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H&M Faces Class Action Suit For Allegedly Collecting And Sharing Employees’ Finger Prints

Image via Richard Baker / In Pictures and Image via Emerging Europe

As H&M has encountered multiple lawsuits within the past couple of years from copyright infringement with graffiti artists, to million-dollar wage class action suits, and most recently a class action suit for breaking Illinois state law and breaking the BIPA.

H&M is allegedly being sued for breaking the Biometric Information Privacy act - an Illinois state law that makes it against the law to store biometric data such as fingerprints, retina patterns, voice waves, and DNA (TFL). According to a class-action lawsuit that was filed in the Circuit Court of Cook County, Kenyatta Slater, a former H&M employee stated that it was required of them to scan their fingerprints whenever they start their shift, stop for lunch, return and finish their shift. (TFL)

One of the main reasons for this biometric time clock stated Slater was that they could see the exact hours each employee was clocking in and “one employee could not clock in for another”. However, she also stated that this method “placed employees at risk”.

The risk, Kenyatta Slater is hinting at is the fact that “biologically unique identifiers, like fingerprints, can never be changed, [including] when compromised,” therefore, bringing the percentage of individuals “a victim of identity theft to (a) heightened risk.” (TFL)

Illinois state law covering the BIPA states that a “private entity” - any company or business that is nongovernmental - “capturing or collecting biometric identifiers from an individual unless that private entity first creates a [publicly-available] written policy” governing how it will collect, maintain, and ultimately destroy such identifiers, and also “obtains [each] individual’s written consent.” (TFL)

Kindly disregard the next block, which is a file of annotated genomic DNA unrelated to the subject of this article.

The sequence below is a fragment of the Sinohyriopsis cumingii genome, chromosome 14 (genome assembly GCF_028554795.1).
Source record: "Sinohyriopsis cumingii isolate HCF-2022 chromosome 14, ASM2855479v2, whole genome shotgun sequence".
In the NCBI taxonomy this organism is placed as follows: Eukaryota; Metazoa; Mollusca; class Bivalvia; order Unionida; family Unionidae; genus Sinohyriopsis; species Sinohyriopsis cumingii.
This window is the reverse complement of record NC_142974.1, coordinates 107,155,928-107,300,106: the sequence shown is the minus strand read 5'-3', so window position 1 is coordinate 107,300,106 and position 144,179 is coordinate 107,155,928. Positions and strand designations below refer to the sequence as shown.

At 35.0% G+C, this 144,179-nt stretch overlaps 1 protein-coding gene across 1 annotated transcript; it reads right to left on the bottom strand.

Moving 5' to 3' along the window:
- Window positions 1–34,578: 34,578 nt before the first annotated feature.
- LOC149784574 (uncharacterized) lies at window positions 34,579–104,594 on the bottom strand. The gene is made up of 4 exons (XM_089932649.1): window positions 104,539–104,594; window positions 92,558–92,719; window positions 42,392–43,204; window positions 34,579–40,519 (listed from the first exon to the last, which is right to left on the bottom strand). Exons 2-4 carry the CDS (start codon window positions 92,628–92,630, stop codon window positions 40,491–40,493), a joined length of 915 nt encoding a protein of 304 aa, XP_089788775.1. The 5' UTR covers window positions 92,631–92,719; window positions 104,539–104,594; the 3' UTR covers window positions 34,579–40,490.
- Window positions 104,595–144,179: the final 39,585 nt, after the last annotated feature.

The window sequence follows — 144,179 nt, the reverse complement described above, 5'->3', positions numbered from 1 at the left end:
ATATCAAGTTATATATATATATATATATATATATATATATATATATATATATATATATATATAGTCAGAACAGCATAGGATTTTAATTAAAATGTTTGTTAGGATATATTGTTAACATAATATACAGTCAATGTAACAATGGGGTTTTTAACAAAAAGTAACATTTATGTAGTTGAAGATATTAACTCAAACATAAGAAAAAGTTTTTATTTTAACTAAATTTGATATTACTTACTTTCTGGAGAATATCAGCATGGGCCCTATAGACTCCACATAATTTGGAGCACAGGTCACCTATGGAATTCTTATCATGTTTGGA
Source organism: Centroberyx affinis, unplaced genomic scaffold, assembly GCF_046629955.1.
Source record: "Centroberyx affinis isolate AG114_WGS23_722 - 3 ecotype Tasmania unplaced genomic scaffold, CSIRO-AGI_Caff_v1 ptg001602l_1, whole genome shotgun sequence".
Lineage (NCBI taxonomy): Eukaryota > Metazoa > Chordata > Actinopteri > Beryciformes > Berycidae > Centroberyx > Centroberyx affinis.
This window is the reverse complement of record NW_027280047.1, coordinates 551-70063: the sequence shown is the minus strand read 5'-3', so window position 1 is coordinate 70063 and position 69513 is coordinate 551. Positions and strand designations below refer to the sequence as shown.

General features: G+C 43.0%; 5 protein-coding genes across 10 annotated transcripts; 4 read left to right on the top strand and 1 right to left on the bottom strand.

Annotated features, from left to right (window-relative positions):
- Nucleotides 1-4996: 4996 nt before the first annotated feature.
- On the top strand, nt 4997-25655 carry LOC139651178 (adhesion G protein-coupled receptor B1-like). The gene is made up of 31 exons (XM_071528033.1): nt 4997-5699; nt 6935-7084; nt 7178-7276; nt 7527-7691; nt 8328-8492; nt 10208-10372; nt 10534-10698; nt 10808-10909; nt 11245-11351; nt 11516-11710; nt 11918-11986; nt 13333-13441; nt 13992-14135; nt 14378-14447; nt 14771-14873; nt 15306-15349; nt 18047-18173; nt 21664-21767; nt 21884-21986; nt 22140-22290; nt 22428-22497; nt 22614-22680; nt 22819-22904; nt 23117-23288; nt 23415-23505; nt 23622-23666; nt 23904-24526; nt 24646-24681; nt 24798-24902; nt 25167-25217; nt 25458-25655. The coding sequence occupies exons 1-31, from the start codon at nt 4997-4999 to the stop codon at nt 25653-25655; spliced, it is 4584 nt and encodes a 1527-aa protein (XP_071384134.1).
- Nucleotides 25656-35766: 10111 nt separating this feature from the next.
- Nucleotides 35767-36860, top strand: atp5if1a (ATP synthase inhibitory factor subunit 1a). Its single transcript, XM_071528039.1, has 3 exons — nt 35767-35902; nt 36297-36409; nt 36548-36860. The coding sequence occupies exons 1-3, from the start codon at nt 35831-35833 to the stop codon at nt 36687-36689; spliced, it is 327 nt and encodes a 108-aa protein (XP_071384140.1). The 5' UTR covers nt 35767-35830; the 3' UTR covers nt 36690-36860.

It has been allegedly reported that H&M has been sharing biometric information of their employees to “a third-party time-keeping vendor” (TFL). With this claim being put forward Kenyatta Slater decided to make her class-action lawsuit certified, allowing other previous or current employees of H&M to join her and be compensated for the sharing of their personal information (Jezebel).

H&M’s representatives at Nixon Peabody LLP, have responded to this lawsuit on grounds to dismiss as they have stated that “they do ask employees to consent to the system” proving that although the biometric system exists, they do have the employees full known consent to the system. Additionally, H&M also claimed that they “don't store the data anyway” (Jezebel).

This case is being further tried in Illinois’ Cook County courts, and the verdict is still undecided. With this claim being brought to light, it raises the question of whether or not firms are trustable with such private information and if firms are subject to that information once employees sign up to work for them.


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